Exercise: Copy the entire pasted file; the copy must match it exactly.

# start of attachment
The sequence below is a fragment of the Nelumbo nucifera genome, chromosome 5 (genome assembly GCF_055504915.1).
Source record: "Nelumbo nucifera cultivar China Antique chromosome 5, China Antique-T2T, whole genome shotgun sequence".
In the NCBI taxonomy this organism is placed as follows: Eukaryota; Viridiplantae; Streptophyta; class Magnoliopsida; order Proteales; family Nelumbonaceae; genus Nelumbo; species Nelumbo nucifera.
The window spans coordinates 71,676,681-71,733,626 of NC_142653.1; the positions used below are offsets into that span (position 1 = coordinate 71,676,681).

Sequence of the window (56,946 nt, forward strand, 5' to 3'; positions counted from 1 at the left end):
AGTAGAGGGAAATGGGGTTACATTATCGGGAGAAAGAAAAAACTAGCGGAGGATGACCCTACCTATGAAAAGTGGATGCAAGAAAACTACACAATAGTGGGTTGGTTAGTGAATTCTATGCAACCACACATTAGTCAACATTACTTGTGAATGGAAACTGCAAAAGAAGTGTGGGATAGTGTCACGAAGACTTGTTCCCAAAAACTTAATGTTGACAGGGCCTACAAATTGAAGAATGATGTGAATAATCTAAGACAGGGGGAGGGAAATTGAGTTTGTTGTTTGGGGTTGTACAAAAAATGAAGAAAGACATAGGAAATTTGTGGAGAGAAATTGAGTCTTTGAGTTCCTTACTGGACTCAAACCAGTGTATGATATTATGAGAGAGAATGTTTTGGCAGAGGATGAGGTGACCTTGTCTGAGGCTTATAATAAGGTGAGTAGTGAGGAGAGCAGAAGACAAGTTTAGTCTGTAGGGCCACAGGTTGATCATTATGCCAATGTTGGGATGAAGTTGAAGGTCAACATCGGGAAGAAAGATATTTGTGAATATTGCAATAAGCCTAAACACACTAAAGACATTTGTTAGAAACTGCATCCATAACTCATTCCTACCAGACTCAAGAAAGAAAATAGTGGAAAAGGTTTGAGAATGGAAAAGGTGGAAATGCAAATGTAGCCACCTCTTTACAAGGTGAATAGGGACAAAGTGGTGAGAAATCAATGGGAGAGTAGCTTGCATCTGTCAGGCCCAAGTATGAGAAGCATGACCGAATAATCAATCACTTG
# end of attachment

The sequence below is a fragment of the Nelumbo nucifera genome, chromosome 5 (genome assembly GCF_055504915.1).
Source record: "Nelumbo nucifera cultivar China Antique chromosome 5, China Antique-T2T, whole genome shotgun sequence".
In the NCBI taxonomy this organism is placed as follows: Eukaryota; Viridiplantae; Streptophyta; class Magnoliopsida; order Proteales; family Nelumbonaceae; genus Nelumbo; species Nelumbo nucifera.
The window spans coordinates 71,676,681-71,733,626 of NC_142653.1; the positions used below are offsets into that span (position 1 = coordinate 71,676,681).

Sequence of the window (56,946 nt, forward strand, 5' to 3'; positions counted from 1 at the left end):
AGTAGAGGGAAATGGGGTTACATTATCGGGAGAAAGAAAAAACTAGCGGAGGATGACCCTACCTATGAAAAGTGGATGCAAGAAAACTACACAATAGTGGGTTGGTTAGTGAATTCTATGCAACCACACATTAGTCAACATTACTTGTGAATGGAAACTGCAAAAGAAGTGTGGGATAGTGTCACGAAGACTTGTTCCCAAAAACTTAATGTTGACAGGGCCTACAAATTGAAGAATGATGTGAATAATCTAAGACAGGGGGAGGGAAATTGAGTTTGTTGTTTGGGGTTGTACAAAAAATGAAGAAAGACATAGGAAATTTGTGGAGAGAAATTGAGTCTTTGAGTTCCTTACTGGACTCAAACCAGTGTATGATATTATGAGAGAGAATGTTTTGGCAGAGGATGAGGTGACCTTGTCTGAGGCTTATAATAAGGTGAGTAGTGAGGAGAGCAGAAGACAAGTTTAGTCTGTAGGGCCACAGGTTGATCATTATGCCAATGTTGGGATGAAGTTGAAGGTCAACATCGGGAAGAAAGATATTTGTGAATATTGCAATAAGCCTAAACACACTAAAGACATTTGTTAGAAACTGCATCCATAACTCATTCCTACCAGACTCAAGAAAGAAAATAGTGGAAAAGGTTTGAGAATGGAAAAGGTGGAAATGCAAATGTAGCCACCTCTTTACAAGGTGAATAGGGACAAAGTGGTGAGAAATCAATGGGAGAGTAGCTTGCATCTGTCAGGCCCAAGTATGAGAAGCATGACCGAATAATCAATCACTTG